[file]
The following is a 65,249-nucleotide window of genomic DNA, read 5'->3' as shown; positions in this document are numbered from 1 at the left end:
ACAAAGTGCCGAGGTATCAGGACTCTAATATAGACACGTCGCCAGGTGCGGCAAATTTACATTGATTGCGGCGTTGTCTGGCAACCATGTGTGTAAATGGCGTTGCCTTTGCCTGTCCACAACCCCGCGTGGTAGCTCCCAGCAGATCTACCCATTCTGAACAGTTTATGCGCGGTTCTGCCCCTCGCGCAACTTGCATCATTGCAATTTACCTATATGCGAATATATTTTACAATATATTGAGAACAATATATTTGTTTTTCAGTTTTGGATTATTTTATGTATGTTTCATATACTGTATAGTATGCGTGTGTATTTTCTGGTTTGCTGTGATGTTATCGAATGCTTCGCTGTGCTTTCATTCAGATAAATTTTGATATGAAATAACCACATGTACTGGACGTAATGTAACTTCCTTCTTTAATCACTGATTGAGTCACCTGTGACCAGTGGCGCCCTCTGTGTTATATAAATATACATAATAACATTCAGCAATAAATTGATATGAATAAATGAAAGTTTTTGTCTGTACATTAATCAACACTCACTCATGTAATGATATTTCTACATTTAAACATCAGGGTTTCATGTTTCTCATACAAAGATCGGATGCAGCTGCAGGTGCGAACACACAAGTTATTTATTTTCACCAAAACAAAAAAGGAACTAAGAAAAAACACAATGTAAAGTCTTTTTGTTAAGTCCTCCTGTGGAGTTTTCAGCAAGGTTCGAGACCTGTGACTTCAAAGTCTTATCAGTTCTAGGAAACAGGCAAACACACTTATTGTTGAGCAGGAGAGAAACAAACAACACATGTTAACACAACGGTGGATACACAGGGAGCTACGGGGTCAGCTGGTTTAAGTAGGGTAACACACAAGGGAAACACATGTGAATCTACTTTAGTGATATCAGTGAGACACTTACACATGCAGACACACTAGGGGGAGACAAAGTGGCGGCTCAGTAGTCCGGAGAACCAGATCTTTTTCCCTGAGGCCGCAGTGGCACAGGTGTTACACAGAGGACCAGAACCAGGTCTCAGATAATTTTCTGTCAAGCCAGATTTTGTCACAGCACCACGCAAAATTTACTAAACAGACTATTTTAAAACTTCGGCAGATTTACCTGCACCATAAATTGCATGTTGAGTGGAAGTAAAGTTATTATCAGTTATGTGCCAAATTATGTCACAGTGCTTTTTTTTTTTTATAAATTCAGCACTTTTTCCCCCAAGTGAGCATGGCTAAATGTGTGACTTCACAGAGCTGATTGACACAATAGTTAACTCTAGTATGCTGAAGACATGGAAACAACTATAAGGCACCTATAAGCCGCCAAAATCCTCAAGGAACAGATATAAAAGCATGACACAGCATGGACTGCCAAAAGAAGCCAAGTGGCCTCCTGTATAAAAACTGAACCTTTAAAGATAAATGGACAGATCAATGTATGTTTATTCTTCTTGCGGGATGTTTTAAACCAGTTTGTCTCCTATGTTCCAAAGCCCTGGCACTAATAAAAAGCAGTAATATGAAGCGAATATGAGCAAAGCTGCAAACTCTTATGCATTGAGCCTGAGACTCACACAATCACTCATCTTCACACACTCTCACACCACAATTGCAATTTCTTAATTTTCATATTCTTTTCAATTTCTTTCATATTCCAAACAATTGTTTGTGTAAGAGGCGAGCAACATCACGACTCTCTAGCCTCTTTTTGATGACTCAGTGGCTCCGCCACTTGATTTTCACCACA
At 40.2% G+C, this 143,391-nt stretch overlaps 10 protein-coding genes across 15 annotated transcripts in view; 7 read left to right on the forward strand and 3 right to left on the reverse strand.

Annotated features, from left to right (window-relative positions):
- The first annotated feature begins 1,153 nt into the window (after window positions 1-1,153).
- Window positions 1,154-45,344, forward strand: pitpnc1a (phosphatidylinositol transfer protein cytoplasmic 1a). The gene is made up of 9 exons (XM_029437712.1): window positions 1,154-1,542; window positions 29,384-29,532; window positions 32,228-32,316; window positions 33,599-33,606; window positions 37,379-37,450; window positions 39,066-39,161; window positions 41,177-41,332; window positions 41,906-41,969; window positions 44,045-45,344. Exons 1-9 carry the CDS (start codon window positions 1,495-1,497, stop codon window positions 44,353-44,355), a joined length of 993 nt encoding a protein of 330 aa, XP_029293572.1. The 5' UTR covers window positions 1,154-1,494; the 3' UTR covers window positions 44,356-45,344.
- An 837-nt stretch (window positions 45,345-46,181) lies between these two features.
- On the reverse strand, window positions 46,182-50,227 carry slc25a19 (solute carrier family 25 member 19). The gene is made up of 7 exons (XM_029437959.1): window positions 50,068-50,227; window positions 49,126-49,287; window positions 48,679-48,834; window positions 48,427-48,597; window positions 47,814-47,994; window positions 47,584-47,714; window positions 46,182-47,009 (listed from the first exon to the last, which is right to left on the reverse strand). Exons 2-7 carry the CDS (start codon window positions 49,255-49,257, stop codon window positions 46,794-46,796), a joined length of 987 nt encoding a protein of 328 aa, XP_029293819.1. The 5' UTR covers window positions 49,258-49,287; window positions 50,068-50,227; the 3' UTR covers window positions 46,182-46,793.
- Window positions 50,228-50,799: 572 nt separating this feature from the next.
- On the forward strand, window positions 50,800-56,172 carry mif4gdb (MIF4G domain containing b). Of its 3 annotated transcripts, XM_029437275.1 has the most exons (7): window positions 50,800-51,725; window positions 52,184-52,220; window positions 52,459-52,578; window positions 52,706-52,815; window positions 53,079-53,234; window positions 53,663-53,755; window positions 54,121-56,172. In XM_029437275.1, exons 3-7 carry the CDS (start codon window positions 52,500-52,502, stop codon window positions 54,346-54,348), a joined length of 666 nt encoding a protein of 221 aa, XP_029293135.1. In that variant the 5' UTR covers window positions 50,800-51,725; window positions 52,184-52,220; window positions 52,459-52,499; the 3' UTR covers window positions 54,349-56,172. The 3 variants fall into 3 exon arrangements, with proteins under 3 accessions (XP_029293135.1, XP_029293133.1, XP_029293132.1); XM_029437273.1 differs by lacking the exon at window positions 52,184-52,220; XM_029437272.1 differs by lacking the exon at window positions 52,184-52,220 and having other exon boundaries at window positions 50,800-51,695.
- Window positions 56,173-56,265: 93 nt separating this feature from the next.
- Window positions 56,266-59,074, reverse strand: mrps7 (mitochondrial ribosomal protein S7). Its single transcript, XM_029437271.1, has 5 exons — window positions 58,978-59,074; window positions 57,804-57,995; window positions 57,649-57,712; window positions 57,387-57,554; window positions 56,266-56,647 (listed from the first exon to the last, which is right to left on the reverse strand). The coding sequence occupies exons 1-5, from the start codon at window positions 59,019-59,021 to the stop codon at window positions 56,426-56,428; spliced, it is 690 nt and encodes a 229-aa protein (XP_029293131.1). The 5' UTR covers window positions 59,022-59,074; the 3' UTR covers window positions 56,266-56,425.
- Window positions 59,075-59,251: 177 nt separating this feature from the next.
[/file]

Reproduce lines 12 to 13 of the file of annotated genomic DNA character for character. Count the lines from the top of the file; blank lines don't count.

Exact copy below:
- Window positions 56,266-59,074, reverse strand: mrps7 (mitochondrial ribosomal protein S7). Its single transcript, XM_029437271.1, has 5 exons — window positions 58,978-59,074; window positions 57,804-57,995; window positions 57,649-57,712; window positions 57,387-57,554; window positions 56,266-56,647 (listed from the first exon to the last, which is right to left on the reverse strand). The coding sequence occupies exons 1-5, from the start codon at window positions 59,019-59,021 to the stop codon at window positions 56,426-56,428; spliced, it is 690 nt and encodes a 229-aa protein (XP_029293131.1). The 5' UTR covers window positions 59,022-59,074; the 3' UTR covers window positions 56,266-56,425.
- Window positions 59,075-59,251: 177 nt separating this feature from the next.